04 September 2018

Familiar to Hundreds (including Mike Myers?)

Doors of the Night
Frank L. Packard
Toronto: Copp Clark, 1922
297 pages

The hero of this novel is a young man named Billy Kane. Raised a son of wealth – or so he thought – on the death of his father Billy learns that the family fortune has been long since spent. Happily, he secures a position as personal secretary to David Ellsworth, a known collector of rubies and one of Manhattan's richest men. Billy enjoys his work, but is concerned about his employer's generosity toward the less fortunate. It isn't that Billy doesn't believe in charity, rather that he's suspicious about those to whom Ellsworth gives money. Antonio Lavarto is a case in point:
The man was a pitiful looking object enough – one of those mendicants commonly designated in the vernacular as a "flopper." His legs were twisted under him in contorted angles at the knees, and his means of locomotion consisted in lifting himself up on the palms of his hands and swaying himself painfully along a foot or so at a time.
Despite his best efforts, Billy hasn't been able to get anything on Laverto... that is, until the night Ellsworth asks him to deliver a gift of $2000 to the flopper's flat. Billy finds evidence that Laverto is indeed a fraud, but doesn't feel all that good about it; Ellsworth likes to think the best of people, and there's no pleasure to be found in proving the old man wrong.

Billy never has an opportunity to tell his employer about Lavarto. He returns from his errand to find Ellsworth has been murdered, the
ruby collection gone, and that he, Billy Kane, has been framed. Billy manages to elude the awaiting lawmen, but is shot in his escape. On the run, losing blood, he's mistaken for Bundy Morgan, alias the Rat, a kingpin of the criminal underworld. He regains his strength, then sets the Rat's gang off in search of the missing rubies. Billy's thinking is that in solving the Ellsworth murder and the mystery of the missing gems he will be able to clear his name. However, his plan is complicated by the appearance of a mysterious "Woman in Black," who seems to have something over the Rat. This means Billy must bend to her will.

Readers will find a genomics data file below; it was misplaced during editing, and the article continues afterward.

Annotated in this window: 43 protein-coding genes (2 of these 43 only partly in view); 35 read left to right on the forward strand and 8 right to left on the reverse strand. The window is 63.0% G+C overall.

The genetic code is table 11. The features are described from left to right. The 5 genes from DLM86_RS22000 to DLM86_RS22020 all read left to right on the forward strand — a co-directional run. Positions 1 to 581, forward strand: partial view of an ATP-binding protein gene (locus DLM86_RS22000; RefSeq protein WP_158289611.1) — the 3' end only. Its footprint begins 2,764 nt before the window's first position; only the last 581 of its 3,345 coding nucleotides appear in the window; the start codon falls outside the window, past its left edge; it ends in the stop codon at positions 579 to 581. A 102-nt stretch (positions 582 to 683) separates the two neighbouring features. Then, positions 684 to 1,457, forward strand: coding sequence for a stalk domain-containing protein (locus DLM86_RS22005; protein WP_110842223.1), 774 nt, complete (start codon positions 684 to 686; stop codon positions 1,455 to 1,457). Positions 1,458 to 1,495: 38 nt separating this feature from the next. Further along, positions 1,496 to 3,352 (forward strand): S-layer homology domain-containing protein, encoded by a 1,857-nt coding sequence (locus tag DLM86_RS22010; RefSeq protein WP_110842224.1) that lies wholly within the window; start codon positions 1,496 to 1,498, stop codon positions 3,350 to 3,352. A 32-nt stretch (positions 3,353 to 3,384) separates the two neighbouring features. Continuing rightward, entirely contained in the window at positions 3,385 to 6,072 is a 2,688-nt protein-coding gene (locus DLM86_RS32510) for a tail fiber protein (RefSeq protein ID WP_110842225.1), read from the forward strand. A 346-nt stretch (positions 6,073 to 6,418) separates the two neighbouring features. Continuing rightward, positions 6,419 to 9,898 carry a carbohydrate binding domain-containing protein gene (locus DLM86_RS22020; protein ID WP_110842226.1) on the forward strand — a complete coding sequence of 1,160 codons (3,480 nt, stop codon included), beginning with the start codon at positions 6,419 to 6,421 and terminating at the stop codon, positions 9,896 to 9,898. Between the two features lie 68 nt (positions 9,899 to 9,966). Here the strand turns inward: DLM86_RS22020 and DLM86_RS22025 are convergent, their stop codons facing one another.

What does she want?

She wants him to fight crime, of course.

Readers of Packard will find much of this familiar. Let's begin with Billy Kane, a name that bears some similarity to Jimmie Dale, alias the Gray Seal, the author's greatest hero. Like Billy, Jimmie was raised in comfort. Both take on the personas of disreputable men. Billy becomes a crimefighter because he's blackmailed by a mysterious woman, as is Jimmie.  Even the flopper, a minor character, is familiar.

The first flopper I've ever encountered was in Packard's 1911 novel The Miracle Man. Like Lavarto, he's a fraud who only pretends to be "crippled." Played by Lon Cheney in the film adaptation, this earlier flopper is so great a character that he's mentioned on the cover of the Hodder & Stoughton paper edition:

H&S used the "Good it's a PACKARD [sic]" tag on several of its reissues. And why not? Packard was remarkably consistent. The bulk of his literary output has New York as a setting. It's a city with an underworld the Montrealer knew well, thanks in part to the NYPD, who allowed him to accompany them on raids. Manhattan is invariably divided into luxurious mansions of men like poor David Ellsworth and the squalor of rag shops, opium dens, dive bars, and cramped tenements in which members of the criminal class reign. In Doors of the Night they have names like Gypsy Joe, Red Vallon, Shaky Liz, the Cadger, and Whitey Jack.

"Good it's a PACKARD."

Doors of the Night is as good a place as any other to start reading Packard. This alone speaks to his talent.

Trivia: The most clever of all criminal schemes involves a character known as the Cherub, who spends two weeks pretending to be the grandson of a Shaky Liz. On the evening when the crime is to be committed, he has this to say:

I'd thought that diss originated with Wayne's World. Apparently not.

Trivia II: The quote on the cover of the the H&S paper edition of The Miracle Man doesn't appear in the novel, though something very similar is said by Helena to "gentleman crook and high- class, polished con-man" Doc Madison:
"Doc," she said, "it – it isn’t fair. It’s a shame – he can’t fight back."

Object and Access: A 297-page hardcover, mine is a copy of the first (and only) Canadian edition. It was purchased six years ago at London's Attic Books. Price: $10. Like Copp Clark's, the first American edition (Doran) and first British edition (Hodder & Stoughton) were also published in 1922. A cheap A.L. Burt edition followed. The last Doors of the Night saw print in the US was in 1931 as one of the Gray Seal editions (above) published by Doubleday Doran. The Hodder & Stoughton paper edition appears to date from about the same time.

Doors of the Night first appeared as a serial in The Popular Magazine (20 September - 7 December 1918).

The novel is held in one edition or another by Library and Archives Canada and twenty-two of our academic libraries.

Fifteen copies are listed for sale online, ranging from US$5.23 (a Fair A.L. Burt copy w/o jacket) to US$110.00 (a Very Good Doran 1st).

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